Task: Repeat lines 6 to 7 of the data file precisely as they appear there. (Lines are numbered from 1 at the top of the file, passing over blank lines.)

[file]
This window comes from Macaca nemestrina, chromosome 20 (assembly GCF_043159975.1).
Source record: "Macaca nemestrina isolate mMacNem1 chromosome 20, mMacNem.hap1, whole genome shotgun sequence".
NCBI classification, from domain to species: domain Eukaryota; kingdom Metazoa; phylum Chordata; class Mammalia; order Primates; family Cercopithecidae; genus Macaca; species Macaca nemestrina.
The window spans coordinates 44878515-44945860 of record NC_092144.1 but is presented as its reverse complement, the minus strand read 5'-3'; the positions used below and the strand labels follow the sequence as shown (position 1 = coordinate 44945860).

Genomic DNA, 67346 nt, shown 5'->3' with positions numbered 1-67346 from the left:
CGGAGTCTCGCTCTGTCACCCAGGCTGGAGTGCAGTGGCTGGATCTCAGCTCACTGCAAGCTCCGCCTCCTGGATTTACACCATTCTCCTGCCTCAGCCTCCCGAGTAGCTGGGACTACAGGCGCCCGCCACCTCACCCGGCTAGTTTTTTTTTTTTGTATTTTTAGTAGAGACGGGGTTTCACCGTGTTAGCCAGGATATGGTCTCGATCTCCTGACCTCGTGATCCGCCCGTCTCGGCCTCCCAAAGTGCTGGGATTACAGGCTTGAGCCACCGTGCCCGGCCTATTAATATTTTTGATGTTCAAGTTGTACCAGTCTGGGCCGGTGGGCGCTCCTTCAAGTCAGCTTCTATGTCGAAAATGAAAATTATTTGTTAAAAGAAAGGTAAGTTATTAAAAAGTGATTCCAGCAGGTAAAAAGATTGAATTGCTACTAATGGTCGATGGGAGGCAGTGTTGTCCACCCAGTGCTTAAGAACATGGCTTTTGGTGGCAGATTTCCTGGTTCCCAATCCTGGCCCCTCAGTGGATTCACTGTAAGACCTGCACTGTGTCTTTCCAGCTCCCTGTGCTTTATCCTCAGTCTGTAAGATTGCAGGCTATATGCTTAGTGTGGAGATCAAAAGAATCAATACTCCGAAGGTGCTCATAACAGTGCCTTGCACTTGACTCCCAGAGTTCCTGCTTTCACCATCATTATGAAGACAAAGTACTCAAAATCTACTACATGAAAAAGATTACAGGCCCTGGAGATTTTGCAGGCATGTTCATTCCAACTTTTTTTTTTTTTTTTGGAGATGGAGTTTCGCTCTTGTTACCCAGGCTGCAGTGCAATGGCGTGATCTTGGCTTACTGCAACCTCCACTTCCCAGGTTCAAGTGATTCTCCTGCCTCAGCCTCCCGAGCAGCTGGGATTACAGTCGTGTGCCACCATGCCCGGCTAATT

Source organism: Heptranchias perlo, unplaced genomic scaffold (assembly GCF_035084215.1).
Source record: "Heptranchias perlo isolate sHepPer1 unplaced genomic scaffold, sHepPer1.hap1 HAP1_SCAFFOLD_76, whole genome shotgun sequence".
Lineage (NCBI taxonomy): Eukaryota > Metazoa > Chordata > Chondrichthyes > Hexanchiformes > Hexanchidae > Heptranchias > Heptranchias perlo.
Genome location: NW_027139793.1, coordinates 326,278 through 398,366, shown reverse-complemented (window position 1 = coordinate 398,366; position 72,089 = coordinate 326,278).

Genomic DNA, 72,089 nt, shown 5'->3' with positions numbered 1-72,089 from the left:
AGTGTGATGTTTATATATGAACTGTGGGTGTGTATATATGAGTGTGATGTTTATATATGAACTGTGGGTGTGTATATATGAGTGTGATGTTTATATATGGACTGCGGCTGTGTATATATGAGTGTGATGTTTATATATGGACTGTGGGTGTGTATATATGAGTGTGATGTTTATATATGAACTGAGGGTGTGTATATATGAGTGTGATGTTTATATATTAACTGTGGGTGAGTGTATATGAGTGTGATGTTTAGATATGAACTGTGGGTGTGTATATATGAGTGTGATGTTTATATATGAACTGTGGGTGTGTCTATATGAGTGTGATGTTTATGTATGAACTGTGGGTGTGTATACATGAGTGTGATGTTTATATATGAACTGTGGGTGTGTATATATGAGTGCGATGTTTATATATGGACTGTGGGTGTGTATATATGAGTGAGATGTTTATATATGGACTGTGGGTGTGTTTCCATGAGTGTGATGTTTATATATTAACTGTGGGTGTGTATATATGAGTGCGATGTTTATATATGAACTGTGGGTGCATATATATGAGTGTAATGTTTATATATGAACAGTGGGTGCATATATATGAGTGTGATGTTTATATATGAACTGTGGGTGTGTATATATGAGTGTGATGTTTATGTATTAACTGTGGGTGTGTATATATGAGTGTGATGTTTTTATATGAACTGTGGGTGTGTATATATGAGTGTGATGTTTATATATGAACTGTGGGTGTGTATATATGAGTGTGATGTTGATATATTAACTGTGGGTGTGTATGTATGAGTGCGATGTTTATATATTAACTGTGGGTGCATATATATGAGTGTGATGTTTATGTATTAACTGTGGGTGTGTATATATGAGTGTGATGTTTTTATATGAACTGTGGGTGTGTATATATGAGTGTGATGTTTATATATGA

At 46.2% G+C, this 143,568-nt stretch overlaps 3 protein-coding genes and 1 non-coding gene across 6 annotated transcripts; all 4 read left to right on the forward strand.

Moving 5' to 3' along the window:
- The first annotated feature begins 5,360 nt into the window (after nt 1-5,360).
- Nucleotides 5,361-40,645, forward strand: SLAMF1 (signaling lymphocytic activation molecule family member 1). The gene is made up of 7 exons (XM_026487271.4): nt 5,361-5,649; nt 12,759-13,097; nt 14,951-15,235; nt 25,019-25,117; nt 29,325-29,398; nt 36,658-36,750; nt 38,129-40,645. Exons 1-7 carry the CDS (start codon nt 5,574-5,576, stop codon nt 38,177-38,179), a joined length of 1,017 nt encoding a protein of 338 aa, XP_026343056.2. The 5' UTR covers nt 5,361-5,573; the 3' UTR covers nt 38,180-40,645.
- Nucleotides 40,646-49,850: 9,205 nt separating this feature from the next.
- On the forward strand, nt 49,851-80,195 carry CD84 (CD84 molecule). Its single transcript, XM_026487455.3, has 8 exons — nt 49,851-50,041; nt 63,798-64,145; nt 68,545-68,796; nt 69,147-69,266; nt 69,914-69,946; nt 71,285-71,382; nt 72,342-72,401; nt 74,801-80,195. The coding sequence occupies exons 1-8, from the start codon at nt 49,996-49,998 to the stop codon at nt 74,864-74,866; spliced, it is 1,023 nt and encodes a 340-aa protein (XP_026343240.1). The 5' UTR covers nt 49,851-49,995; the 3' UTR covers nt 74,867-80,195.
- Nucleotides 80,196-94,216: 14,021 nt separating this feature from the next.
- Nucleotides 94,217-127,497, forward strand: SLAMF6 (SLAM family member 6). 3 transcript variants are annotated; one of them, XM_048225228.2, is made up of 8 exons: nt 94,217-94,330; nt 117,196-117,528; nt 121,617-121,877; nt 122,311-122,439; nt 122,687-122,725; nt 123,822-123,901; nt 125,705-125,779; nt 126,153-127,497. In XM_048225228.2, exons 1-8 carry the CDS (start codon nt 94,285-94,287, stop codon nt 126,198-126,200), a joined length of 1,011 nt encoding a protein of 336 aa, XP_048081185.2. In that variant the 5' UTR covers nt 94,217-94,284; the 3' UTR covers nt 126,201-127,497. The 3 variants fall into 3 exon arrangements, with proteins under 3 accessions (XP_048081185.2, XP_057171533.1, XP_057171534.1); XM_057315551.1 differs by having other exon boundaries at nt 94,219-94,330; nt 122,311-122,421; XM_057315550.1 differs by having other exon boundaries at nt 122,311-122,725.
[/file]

CGGAGTCTCGCTCTGTCACCCAGGCTGGAGTGCAGTGGCTGGATCTCAGCTCACTGCAAGCTCCGCCTCCTGGATTTACACCATTCTCCTGCCTCAGCCTCCCGAGTAGCTGGGACTACAGGCGCCCGCCACCTCACCCGGCTAGTTTTTTTTTTTTGTATTTTTAGTAGAGACGGGGTTTCACCGTGTTAGCCAGGATATGGTCTCGATCTCCTGACCTCGTGATCCGCCCGTCTCGGCCTCCCAAAGTGCTGGGATTACAGGCTTGAGCCACCGTGCCCGGCCTATTAATATTTTTGATGTTCAAGTTGTACCAGTCTGGGCCGGTGGGCGCTCCTTCAAGTCAGCTTCTATGTCGAAAATGAAAATTATTTGTTAAAAGAAAGGTAAGTTATTAAAAAGTGATTCCAGCAGGTAAAAAGATTGAATTGCTACTAATGGTCGATGGGAGGCAGTGTTGTCCACCCAGTGCTTAAGAACATGGCTTTTGGTGGCAGATTTCCTGGTTCCCAATCCTGGCCCCTCAGTGGATTCACTGTAAGACCTGCACTGTGTCTTTCCAGCTCCCTGTGCTTTATCCTCAGTCTGTAAGATTGCAGGCTATATGCTTAGTGTGGAGATCAAAAGAATCAATACTCCGAAGGTGCTCATAACAGTGCCTTGCACTTGACTCCCAGAGTTCCTGCTTTCACCATCATTATGAAGACAAAGTACTCAAAATCTACTACATGAAAAAGATTACAGGCCCTGGAGATTTTGCAGGCATGTTCATTCCAACTTTTTTTTTTTTTTTTGGAGATGGAGTTTCGCTCTTGTTACCCAGGCTGCAGTGCAATGGCGTGATCTTGGCTTACTGCAACCTCCACTTCCCAGGTTCAAGTGATTCTCCTGCCTCAGCCTCCCGAGCAGCTGGGATTACAGTCGTGTGCCACCATGCCCGGCTAATT

Source organism: Heptranchias perlo, unplaced genomic scaffold (assembly GCF_035084215.1).